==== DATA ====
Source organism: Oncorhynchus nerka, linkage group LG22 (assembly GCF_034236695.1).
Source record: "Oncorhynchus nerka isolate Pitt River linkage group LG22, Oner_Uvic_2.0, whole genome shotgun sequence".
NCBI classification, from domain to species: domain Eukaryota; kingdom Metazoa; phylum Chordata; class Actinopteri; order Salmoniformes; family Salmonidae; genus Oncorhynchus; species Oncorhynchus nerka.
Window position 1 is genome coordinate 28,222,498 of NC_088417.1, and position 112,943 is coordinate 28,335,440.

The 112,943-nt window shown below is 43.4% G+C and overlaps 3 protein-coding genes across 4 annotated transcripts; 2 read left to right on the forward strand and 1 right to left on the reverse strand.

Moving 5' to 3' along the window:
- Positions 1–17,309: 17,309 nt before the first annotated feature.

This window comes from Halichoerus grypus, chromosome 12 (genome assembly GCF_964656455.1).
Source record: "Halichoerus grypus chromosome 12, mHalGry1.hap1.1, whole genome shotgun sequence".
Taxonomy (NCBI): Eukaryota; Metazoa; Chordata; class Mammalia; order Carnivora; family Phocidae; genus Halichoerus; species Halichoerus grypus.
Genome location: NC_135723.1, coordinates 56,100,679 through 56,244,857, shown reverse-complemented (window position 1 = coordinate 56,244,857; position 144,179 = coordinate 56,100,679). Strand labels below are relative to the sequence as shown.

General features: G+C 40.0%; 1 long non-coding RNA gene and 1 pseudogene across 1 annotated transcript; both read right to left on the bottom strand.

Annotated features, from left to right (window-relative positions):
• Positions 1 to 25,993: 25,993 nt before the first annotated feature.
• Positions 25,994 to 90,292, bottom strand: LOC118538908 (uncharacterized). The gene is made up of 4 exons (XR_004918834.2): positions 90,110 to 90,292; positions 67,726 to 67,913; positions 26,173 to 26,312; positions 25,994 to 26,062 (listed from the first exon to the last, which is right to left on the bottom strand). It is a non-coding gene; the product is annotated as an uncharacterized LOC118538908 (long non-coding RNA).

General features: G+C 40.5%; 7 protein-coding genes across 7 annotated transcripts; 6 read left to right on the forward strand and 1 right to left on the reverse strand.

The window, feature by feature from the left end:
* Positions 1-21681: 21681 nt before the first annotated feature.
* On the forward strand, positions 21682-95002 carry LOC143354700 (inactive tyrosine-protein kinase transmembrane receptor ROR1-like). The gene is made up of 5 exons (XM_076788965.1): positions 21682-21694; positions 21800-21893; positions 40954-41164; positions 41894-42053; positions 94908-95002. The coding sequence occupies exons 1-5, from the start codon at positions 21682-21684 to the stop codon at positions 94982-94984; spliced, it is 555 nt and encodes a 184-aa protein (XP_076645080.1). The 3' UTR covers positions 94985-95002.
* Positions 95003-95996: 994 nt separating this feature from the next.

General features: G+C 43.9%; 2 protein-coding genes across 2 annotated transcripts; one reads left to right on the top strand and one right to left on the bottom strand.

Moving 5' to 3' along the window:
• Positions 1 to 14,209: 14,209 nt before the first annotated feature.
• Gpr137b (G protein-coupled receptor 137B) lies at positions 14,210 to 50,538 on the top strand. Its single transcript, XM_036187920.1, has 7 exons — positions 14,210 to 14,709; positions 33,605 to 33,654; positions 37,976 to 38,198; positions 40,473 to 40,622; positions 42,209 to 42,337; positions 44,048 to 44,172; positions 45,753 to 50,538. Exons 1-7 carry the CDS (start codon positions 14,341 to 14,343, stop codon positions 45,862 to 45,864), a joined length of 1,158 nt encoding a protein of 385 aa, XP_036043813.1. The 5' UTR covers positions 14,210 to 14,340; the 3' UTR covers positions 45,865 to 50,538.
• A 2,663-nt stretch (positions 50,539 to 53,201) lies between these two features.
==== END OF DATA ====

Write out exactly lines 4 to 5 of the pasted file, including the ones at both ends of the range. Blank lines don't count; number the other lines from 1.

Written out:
Window position 1 is genome coordinate 28,222,498 of NC_088417.1, and position 112,943 is coordinate 28,335,440.

The 112,943-nt window shown below is 43.4% G+C and overlaps 3 protein-coding genes across 4 annotated transcripts; 2 read left to right on the forward strand and 1 right to left on the reverse strand.